Teaching Kids to Budget
First you teach them to walk and then you teach them how to talk. Eventually, they grow up, get jobs and start adult lives of their own. But there is one import step you can guide them through from primary school to adulthood that will truly set your kids up for life - budgeting. Knowing how to budget and save money is one of the most valuable skills that you can impart on your kin, if only so they eventually graduate from your payroll and pay for your dinner every once in a while.
The good news is that it is never too early or too late to teach your offspring about money and the importance of handling it correctly. Whether they’re twelve or twenty-two, they are able to learn that it doesn’t grow on trees and that having a savings account is cool. Of course, kids aren’t always completely open to their parents’ advice because, even as the home owner who puts food on the table, what do you know? So, the best thing you can do is make learning about budgeting a fun process that will give them a positive attitude when it comes to sticking to it.
Start off Slow
Rather than just handing out $20 bills whenever they want to see a movie or allowing them to download whatever App they want on your credit card, it’s best to teach them to earn it. The satisfaction of getting paid for doing a job is addictive and encourages self-esteem. It makes kids, teens and adults value their own time and understand that developing skills will lead to opportunities. It’s time to stop making them unpack the dishwasher for free, and “employ” them to do it. Eventually, you may find that the dishes were done before you even asked.
Watch and Learn
Once they have some money in their pocket from doing jobs around the house, and are feeling really good about themselves because of it, it’s time to let them experience the ups and downs of being a money earner. Instead of telling them want to do with their pocket money - or wages - let them experience throwing it all away in the blink of an eye. You simply can’t describe to someone what it feels like to work for ten hours and then spend it all in ten minutes. Your child will need to experience it for themselves. Once they find themselves penniless and confused, they’re primed for some lessons.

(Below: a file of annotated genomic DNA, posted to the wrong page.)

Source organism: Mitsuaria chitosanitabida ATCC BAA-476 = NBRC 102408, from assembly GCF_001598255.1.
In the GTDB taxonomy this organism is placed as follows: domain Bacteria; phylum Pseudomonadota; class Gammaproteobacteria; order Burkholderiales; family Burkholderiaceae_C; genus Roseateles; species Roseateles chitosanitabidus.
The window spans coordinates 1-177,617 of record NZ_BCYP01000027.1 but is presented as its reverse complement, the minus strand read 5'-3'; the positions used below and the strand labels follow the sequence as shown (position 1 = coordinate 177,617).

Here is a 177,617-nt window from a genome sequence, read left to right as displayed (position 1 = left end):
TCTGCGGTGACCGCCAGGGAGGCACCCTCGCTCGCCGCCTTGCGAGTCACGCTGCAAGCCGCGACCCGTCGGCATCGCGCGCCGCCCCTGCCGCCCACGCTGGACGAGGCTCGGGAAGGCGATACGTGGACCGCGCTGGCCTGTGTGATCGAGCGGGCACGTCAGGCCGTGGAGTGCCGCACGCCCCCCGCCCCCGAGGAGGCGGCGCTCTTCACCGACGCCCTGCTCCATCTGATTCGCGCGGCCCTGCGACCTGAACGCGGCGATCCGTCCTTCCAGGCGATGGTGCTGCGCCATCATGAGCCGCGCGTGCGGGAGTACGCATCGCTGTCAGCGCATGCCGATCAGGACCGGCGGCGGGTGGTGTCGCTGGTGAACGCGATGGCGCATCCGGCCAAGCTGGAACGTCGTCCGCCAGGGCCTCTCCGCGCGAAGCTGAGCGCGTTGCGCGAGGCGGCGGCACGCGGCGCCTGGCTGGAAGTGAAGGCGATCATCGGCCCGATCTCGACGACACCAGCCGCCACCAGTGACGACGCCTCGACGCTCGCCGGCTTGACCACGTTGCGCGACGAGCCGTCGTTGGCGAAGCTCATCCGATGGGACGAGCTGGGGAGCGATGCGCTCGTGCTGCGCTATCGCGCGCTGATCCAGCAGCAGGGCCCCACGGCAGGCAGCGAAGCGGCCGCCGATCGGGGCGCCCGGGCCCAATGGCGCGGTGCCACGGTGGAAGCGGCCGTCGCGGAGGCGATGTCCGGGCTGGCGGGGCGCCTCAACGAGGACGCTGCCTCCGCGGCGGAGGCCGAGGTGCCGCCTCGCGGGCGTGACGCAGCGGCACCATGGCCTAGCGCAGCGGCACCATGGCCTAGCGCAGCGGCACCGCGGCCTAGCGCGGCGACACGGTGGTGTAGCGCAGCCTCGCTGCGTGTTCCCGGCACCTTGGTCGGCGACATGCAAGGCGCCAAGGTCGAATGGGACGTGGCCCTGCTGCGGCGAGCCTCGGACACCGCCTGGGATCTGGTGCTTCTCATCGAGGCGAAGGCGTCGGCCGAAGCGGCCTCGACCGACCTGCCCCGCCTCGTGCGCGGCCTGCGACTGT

Let Them Lead the Way
Once they have realised that it’s better to have money than not, let them express what they have learned simply from the experience. There is a lot of value in finding out what their financial instincts are and having them discover what they want on their own.
Introduce the Budget
Fifteen is obviously far too young to start saving for a house. So, for budgeting to make sense, it needs to be working towards an attainable and desirable goal. Maybe it’s a new toy, new outfit or a new car, whatever it is, it gives you an opportunity to explain that setting aside a portion of their earnings will achieve the goal.
Budgeting doesn’t have to mean abstaining from everything else that costs money. It is entirely possible to save and spend at the same time, it just needs the correct ratio. Teaching children that they can have the best of both worlds - so long as they clearly know what they want - will help them have a healthy relationship towards budgeting for when the time does come to buy a house.
If All Else Fails... Introduce a reward system. The fact is, if budgeting was easy we would all excel at it. Instead, it is a genuine challenge as we are seduced by so many different products and adventures that we don’t want to miss out on. Giving rewards along the way will aid in creating a sense of satisfaction until the budget genuinely does pay off. Sure, it isn’t exactly how life works, but just think of yourself as a very generous bank with attractive interest rates.